Freezing. Icy. Frigid. Bitter.
Arctic. Frozen. Shivery.
We want to tell you, it’s cold in the Sauk Valley.
So, how cold is it?
It’s so cold that all area schools were closed Monday. Strong winds with super-cold wind chills, drifting snow, and below-zero temperatures sealed the deal.
It’s so cold that CGG Medical Center closed a dozen of its clinics and health centers early, at 3:30 p.m. Monday.
It’s so cold that electricity was knocked out in Dixon Monday morning to about 1,500 customers. Lee County officials had to fire up a generator to restore power to the 911 center.
It’s so cold that the Sterling and Dixon city councils canceled their meetings for Monday night. Across the region, various public buildings and agencies, such as libraries and city halls and health departments, shut their doors.
It’s so cold that some vehicles wouldn’t start, while others stalled en route to their destinations.
Along with the cold, it was windy overnight Sunday and Monday.
How windy was it?
It was so windy that snowdrifts invaded highways and clogged rural roadways.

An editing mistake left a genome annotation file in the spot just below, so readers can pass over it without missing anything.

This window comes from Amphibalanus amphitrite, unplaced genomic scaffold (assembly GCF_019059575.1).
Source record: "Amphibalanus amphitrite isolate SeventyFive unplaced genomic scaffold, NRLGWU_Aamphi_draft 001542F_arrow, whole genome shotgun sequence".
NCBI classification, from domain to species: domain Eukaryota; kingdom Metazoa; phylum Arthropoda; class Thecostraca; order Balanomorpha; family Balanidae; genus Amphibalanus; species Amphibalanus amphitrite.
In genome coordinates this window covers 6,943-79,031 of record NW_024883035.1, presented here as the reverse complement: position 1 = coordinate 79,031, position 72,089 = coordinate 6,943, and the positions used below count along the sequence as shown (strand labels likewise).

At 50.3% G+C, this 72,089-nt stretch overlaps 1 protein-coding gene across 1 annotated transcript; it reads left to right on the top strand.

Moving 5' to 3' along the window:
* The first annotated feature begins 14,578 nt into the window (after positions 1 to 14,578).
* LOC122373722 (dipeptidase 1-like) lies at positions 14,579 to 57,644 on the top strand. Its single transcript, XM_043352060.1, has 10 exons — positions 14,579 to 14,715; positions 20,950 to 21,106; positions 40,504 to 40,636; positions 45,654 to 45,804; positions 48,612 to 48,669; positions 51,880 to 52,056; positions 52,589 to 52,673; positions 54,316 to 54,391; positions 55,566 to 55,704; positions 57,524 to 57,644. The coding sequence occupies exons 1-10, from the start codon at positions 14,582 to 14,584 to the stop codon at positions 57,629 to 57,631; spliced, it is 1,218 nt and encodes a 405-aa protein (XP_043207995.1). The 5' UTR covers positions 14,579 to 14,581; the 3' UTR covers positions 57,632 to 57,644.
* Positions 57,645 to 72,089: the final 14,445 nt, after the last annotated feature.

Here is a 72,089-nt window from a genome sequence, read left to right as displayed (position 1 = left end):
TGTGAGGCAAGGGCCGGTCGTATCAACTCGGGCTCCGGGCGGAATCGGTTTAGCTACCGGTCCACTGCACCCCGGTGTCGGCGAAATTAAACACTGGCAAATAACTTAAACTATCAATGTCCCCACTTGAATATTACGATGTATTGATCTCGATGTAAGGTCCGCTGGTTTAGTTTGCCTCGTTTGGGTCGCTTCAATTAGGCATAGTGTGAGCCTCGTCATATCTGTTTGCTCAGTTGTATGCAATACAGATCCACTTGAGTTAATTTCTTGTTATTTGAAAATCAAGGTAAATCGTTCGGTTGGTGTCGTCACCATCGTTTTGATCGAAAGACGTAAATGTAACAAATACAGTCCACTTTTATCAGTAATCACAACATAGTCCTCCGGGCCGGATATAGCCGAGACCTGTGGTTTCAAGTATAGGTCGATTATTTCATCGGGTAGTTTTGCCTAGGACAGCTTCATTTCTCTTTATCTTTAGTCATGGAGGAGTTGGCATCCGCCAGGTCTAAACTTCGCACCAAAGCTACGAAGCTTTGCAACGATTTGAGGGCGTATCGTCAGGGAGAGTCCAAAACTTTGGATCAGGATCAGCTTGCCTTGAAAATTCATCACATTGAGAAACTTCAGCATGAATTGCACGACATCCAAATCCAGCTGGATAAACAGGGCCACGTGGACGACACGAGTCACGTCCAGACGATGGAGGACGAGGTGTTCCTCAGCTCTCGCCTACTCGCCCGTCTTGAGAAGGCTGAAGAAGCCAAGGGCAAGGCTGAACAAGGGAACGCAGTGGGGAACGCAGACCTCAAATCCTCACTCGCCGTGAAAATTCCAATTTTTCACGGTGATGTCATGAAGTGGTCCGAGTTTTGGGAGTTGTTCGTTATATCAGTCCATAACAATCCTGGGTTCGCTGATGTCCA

It was so windy that some snowplow drivers stayed off the roads overnight Sunday, as any progress they would make would quickly become drifted in again.
It was so windy that, unless you dressed up like an Eskimo, you felt the intense wind chill factors immediately upon venturing outdoors.
Gov. Pat Quinn wasted no time. He issued a disaster declaration that asked drivers to stay off roads and activated Illinois National Guard members.
Some parts of Illinois had up to 15 inches of snow. Thankfully, the Sauk Valley was not among the hardest hit.
After a frigid overnight, the forecast today calls for a brief escape from subzero temperatures. As the week progresses, we might even be able to jettison such words as polar vortex, frosty, raw, and hypothermic from our weather vocabulary.
But make no mistake about it.
Be careful out there.